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Open Thread 14 - 20 August

by Bjinse Mon Aug 14th, 2017 at 07:01:21 PM EST

Threading something is better than remembering something

Facebook - Roz Kaveney - comment

he assumption that hate speech - and such performative hate acts as marching around with flaming torches, swastikas and other paraphenalia of past genocides - can be tolerated in a free society as the price of free speech is, I have realised, a dangerous illusion. The idea that we can tolerate a constant barrage of lies - that we can indeed tolerate the careless use of lies by ourselves - as part of a process of ascertaining something like truth by constant shadings and that we should not pursue the closest possible approximation of truth we can attain is also dangerous.

We cannot tolerate intolerance - which is in some measure a paradox but so be it. We cannot allow hate speech to take over public space. We have to argue back against any ideology whether religious or racial which says that certain groups have nothing to say worth hearing.

We do not have arms - we do not have the national press or national broadcasters - it is likely that we will be silenced. At the very least, we can call out the hypocrisy of those who silence us and call it free speech.

keep to the Fen Causeway
by Helen (lareinagal at yahoo dot co dot uk) on Wed Aug 16th, 2017 at 07:17:55 AM EST
An interesting response by Ian Shuttleworth -

ou make a compelling case for action more direct and substantive than "We have to argue back". Consequently, that conclusion comes out of nowhere and contradicts all that has come before it. Every paragraph preceding that declaration has been spent detailing how argument is insufficient, ineffectual, because its rules are not accepted by those we would be arguing against. For what is the difference between opposition which we know before we begin will be inadequate, and acquiescence?

If we want to do any more than congratulate ourselves about our own scruples - if we want to achieve anything - I suggest that liberalism needs to accept that occasionally, in extremis, inconsistency is a price worth paying when it is necessary to prevent the entire well of public discourse, of civil life, of fundamental human rights from being ineradicably and terminally poisoned. I suggest that we might usefully reconsider the strength of the taboo surrounding the phrase and concept "by any means necessary".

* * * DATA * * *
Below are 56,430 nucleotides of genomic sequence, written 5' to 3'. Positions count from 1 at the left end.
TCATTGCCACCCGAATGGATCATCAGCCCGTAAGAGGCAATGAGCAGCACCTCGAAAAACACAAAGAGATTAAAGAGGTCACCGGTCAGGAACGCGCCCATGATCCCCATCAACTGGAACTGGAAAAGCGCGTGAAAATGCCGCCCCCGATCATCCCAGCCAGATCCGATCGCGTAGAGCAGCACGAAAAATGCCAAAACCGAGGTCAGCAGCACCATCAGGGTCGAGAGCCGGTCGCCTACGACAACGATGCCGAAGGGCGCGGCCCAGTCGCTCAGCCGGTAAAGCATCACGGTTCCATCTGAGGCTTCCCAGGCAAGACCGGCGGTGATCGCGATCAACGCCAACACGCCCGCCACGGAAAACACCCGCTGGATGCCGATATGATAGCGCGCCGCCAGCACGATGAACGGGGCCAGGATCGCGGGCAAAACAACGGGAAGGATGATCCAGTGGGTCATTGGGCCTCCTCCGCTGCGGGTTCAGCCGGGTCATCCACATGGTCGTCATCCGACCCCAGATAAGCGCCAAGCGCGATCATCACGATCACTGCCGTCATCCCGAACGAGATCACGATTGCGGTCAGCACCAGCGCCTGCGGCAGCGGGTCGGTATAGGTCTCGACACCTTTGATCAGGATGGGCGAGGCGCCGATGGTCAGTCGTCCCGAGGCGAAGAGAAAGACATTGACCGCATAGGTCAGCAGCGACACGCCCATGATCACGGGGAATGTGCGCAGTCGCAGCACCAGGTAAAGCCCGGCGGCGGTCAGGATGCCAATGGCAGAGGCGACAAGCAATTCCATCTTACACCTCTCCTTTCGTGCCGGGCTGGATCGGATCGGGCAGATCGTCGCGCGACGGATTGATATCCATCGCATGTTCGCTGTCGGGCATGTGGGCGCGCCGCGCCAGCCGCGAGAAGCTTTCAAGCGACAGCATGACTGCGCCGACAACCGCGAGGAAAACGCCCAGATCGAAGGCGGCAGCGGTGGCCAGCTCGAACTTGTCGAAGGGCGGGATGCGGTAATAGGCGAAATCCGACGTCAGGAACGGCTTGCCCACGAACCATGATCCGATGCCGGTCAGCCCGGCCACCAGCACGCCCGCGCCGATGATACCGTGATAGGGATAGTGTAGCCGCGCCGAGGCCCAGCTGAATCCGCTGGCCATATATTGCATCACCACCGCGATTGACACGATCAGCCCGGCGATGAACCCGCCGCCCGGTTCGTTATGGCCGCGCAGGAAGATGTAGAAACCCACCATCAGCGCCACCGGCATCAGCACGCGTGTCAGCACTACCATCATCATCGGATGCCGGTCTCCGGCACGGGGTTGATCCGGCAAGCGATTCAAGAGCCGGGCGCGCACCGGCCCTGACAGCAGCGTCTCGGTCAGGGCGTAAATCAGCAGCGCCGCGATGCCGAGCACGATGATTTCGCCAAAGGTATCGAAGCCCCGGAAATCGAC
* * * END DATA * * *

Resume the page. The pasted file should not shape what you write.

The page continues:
keep to the Fen Causeway
by Helen (lareinagal at yahoo dot co dot uk) on Wed Aug 16th, 2017 at 07:29:04 AM EST
[ Parent ]
Southern Poverty Law Center - Ten Ways to Fight Hate: A Community Response Guide

In this article

    1. Act
    2. Join Forces
    3. Support the Victims
    4. Speak Up
    5. Educate Yourself
    6. Create An Alternative
    7. Pressure Leaders
    8. Stay Engaged
    9. Teach Acceptance
    10. Dig Deeper

Hate in America has become commonplace. What can we do to stop the hate?

A presidential candidate wins election after denigrating Muslims, Latinos, women and people with disabilities. A young white man opens fire and kills nine African Americans who welcomed him into Bible study at a church in Charleston, South Carolina, telling his victims, "I have to do it." A Muslim woman is seated on a bench in front of a coffee shop in Washington, D.C., when a woman begins screaming anti-Muslim epithets. A swastika and other anti-Semitic graffiti appear at an elementary school in Stapleton, Colorado. A lone gunman carrying an assault rifle and a handgun storms a well-known gay club in Orlando, Florida, killing 49 people and wounding 53 others.

​Bias is a human condition, and American history is rife with prejudice against groups and individuals because of their race, religion, disability, sexual orientation, or other characteristics. As a nation, we've made a lot of progress, but stereotyping and unequal treatment persist.

keep to the Fen Causeway
by Helen (lareinagal at yahoo dot co dot uk) on Wed Aug 16th, 2017 at 07:22:34 AM EST
has always been commonplace.

Europeans don't understand this, because their "hate" has always been "dislocated" geographically and financially.

Until 1M sorta, kinda "white" people migrated to the continent from Syria AND west Africa. Before WWII, immigrants were select "commonwealth" citizens. After WWII, immigrants were select "commonwealth" citizens.

What demographic traits do the "legal" immigrants share? You don't know. You don't give a shit.

Diversity is the key to economic and political evolution.

by Cat on Thu Aug 17th, 2017 at 07:17:45 PM EST
[ Parent ]
within the contrains of "democratic rules", you people best be rewarding national and EP office holders who represent the "social democracy" agenda you sorta, kinda claim is a "progressive" ideology of governance.